After a five-year absence, the Mitsubishi Eclipse is set to make its return – or more precisely, what Mitsubishi will now call the Mitsubishi Eclipse Cross.
And as that slight name change might suggest, the vehicle making its debut at the upcoming Geneva Motor Show will take the form of a compact crossover-utility vehicle, rather than the sporty coupe that was pulled from the market at the end of the 2012 model-year.
“The Eclipse Cross’s beautiful, dynamic form serves to bring about the same sense of excitement and inspiration as the diamond ring seen immediately before and after a total solar eclipse does,” the maker said, in a florid release teasing next month’s Geneva debut.
The planned introduction marks the latest step in the transformation underway at Mitsubishi, the long-troubled Japanese maker, as it moves from conventional passenger cars to utility vehicles. Its most popular models today are variations of the long-running Outlander line.
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The automaker has also made a heavy push into electrification, so there would be little surprise if it planned to bring out a hybrid or even a plug-in version of the new Eclipse Cross.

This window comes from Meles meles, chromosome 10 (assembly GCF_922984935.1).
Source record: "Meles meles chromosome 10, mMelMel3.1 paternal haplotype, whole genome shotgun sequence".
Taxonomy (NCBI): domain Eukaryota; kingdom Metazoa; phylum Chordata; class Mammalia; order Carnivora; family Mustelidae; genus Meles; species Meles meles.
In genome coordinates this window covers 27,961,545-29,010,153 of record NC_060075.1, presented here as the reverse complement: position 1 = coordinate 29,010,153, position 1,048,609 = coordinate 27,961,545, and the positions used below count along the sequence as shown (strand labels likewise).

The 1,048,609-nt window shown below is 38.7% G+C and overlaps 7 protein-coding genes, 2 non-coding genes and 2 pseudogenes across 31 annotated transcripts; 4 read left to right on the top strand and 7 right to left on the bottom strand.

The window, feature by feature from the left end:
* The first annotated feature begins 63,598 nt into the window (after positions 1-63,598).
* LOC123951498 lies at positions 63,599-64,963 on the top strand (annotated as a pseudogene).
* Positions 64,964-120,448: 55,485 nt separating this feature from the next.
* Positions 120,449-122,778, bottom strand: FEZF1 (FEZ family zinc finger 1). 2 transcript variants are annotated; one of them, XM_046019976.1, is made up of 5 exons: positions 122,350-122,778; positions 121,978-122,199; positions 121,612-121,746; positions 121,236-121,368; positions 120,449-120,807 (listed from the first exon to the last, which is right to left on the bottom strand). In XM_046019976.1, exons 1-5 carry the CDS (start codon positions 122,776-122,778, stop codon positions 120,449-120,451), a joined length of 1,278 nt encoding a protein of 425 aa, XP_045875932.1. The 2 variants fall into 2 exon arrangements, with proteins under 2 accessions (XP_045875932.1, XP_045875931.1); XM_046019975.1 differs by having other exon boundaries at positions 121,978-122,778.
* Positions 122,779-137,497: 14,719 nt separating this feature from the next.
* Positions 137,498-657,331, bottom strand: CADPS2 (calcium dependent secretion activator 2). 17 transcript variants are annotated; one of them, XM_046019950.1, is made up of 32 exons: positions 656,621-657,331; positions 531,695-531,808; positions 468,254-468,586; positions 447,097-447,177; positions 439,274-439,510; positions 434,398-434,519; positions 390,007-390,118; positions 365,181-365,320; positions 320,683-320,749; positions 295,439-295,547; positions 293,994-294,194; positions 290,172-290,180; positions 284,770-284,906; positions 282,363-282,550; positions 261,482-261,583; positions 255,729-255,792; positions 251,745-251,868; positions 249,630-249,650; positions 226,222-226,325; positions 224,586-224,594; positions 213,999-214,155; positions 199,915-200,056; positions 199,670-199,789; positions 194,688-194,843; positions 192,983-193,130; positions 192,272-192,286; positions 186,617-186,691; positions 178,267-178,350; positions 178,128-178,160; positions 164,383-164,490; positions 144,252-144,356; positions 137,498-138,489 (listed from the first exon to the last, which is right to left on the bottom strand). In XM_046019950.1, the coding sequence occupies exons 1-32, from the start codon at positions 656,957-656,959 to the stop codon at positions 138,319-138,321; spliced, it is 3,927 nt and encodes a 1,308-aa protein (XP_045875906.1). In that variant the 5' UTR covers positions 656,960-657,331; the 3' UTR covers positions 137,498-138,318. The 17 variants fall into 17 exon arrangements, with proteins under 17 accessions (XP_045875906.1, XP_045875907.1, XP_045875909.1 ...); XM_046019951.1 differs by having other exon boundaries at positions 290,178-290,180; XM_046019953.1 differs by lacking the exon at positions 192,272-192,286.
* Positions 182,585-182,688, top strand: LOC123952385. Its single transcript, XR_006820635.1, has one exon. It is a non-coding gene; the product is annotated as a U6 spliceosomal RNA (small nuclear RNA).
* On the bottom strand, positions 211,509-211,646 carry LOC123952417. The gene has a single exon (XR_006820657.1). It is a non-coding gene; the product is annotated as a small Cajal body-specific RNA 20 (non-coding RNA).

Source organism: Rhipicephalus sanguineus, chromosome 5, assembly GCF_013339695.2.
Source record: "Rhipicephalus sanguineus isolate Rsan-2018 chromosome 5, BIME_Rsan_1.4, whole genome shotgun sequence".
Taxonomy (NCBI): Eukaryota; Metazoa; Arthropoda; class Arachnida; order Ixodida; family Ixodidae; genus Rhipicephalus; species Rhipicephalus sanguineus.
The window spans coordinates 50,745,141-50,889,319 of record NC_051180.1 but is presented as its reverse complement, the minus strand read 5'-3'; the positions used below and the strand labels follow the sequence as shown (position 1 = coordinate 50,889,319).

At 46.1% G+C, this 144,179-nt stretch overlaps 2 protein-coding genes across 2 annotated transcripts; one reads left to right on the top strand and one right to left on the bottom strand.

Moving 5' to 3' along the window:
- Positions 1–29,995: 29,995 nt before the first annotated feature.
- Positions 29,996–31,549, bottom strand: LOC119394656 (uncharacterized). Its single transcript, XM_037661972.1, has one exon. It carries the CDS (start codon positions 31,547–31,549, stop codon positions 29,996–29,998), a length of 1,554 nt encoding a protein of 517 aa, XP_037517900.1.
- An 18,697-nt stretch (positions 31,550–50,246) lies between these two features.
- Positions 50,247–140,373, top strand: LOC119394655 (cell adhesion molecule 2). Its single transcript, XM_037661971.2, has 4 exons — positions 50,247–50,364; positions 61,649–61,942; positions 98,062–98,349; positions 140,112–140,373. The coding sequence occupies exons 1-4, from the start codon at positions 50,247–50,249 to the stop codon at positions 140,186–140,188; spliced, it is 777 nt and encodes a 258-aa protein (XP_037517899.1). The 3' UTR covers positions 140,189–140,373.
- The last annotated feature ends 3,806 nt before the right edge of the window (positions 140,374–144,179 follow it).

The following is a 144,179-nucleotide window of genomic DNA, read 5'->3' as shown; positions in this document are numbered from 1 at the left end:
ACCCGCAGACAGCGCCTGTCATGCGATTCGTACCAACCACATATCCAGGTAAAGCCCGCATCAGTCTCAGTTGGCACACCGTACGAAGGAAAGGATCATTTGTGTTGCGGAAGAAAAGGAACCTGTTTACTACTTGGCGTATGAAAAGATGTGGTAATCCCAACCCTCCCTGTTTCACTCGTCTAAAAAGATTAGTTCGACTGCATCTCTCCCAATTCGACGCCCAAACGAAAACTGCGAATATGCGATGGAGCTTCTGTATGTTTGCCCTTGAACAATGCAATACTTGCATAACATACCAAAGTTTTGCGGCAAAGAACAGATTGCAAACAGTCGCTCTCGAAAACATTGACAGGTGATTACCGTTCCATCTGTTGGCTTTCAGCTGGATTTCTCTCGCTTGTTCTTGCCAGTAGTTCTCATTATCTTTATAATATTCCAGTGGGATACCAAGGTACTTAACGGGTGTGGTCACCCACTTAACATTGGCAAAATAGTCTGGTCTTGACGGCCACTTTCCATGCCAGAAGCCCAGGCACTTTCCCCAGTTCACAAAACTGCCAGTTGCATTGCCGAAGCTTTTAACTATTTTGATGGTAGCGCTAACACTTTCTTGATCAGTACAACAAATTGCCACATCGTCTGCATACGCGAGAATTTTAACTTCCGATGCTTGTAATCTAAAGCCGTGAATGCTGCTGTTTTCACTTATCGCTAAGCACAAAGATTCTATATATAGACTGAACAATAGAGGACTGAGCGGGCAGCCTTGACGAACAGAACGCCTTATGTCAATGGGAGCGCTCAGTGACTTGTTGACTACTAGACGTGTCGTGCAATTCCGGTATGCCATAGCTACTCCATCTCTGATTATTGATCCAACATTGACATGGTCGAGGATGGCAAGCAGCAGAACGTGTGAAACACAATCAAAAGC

A rendering of the new crossover is meant to justify the revival of the Eclipse badge, Mitsubishi pointing to the new model’s sports coupe-like lines.
The Eclipse nameplate first appeared in 1989. The original model built a reputation as an affordable, sporty entry. It anchored what was, for a few years, one of the fastest growing Japanese brands in the U.S. market. But the fate of the Eclipse mirrored that of Mitsubishi itself.
(Mitsubishi remaining separate from Nissan. Click Here for the story.)
The fourth-generation model, launched during the 2006 model-year underwent a dramatic – but poorly reviewed – makeover. Critics faulted its awkward lines, and its excess mass and poor performance left potential buyers underwhelmed. It was pulled from the market in 2012, Mitsubishi having built just over 900,000 of the sports coupes over its lifecycle.
During much of its run, the Eclipse, as well as the convertible variant known as the Spyder, were built at a plant in Normal, Illinois, a facility originally launched as a joint venture between Mitsubishi and Chrysler. After the Detroit maker pulled out, Mitsubishi continued operating the factory, adding production of the Endeavor before shutting the plant entirely in 2016.
The fate of the Outlander has mirrored the automaker’s broader problems. It was saved from collapse a decade back by a consortium of Japanese banks. But it ran into a new series of problems last year when it was revealed Mitsubishi had long faked the fuel economy of its Japanese minicars. Heading for another collapse, Nissan stepped in and took control.
(Mitsubishi hints at high-end plug-in hybrid with Ground Tourer Concept. Click Here to check it out.)
Nissan has said it will let Mitsubishi operate as a largely independent entity, though the two companies are expected to expand platform and parts sharing. We should learn, in Geneva, just how much of the new Eclipse is coming from the Nissan parts bin.